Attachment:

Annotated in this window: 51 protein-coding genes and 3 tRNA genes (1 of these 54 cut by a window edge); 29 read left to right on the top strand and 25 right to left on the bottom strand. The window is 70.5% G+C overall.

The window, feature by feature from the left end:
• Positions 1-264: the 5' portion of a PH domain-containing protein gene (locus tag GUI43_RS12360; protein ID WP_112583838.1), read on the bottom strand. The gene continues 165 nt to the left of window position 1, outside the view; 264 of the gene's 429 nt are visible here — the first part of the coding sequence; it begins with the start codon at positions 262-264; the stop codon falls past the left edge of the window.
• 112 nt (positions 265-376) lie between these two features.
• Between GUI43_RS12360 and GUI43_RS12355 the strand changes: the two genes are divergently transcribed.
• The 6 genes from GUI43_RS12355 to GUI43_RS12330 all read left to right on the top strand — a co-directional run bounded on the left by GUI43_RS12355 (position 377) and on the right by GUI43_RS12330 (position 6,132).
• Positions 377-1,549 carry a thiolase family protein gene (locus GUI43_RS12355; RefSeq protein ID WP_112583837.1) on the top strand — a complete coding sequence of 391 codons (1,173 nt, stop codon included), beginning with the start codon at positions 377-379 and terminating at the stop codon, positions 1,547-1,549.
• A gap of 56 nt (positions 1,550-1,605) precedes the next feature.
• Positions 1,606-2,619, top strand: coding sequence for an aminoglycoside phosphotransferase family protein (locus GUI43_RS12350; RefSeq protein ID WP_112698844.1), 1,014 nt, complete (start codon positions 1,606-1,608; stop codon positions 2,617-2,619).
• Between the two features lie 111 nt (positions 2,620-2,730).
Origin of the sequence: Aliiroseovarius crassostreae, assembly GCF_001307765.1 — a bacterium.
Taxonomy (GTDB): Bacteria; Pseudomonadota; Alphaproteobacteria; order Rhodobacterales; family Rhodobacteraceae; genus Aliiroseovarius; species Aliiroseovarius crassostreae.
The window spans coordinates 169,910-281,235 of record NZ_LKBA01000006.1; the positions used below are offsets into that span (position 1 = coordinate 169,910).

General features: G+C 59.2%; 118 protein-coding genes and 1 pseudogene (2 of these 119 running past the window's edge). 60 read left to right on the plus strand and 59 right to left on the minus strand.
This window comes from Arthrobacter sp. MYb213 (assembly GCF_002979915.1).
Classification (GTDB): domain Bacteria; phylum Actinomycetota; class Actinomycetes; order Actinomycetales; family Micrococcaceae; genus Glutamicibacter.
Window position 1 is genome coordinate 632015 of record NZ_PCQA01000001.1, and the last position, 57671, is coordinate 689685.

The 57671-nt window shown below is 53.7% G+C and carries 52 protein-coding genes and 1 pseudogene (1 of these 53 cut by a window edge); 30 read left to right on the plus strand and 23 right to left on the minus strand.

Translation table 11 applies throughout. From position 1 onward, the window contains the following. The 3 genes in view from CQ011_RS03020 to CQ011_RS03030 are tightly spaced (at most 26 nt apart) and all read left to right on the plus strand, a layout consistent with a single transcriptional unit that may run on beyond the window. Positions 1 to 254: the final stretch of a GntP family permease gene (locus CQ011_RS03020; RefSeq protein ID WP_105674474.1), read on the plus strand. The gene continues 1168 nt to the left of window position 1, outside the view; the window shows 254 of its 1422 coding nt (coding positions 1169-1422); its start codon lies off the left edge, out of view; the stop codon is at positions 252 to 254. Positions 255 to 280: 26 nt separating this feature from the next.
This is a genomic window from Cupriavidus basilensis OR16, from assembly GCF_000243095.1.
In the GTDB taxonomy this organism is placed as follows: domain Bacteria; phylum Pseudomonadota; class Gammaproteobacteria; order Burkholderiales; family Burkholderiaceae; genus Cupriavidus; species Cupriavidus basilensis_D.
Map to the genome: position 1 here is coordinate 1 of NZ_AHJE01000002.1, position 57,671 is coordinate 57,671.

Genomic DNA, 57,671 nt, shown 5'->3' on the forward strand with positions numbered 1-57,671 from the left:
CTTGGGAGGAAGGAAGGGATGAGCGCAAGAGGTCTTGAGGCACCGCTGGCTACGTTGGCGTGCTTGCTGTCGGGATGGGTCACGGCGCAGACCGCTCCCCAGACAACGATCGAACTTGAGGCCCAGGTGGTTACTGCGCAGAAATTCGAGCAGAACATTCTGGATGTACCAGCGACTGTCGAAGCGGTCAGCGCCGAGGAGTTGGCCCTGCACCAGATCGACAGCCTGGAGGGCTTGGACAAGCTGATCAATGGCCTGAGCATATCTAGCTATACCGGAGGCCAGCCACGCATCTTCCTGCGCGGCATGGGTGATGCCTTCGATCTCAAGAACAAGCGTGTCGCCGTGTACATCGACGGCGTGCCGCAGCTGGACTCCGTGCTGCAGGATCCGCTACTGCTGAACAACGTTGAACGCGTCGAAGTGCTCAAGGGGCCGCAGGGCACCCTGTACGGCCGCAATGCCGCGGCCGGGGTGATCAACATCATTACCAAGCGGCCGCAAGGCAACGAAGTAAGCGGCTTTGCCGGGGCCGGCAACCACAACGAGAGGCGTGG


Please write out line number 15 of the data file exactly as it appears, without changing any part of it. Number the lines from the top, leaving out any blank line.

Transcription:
This window comes from Arthrobacter sp. MYb213 (assembly GCF_002979915.1).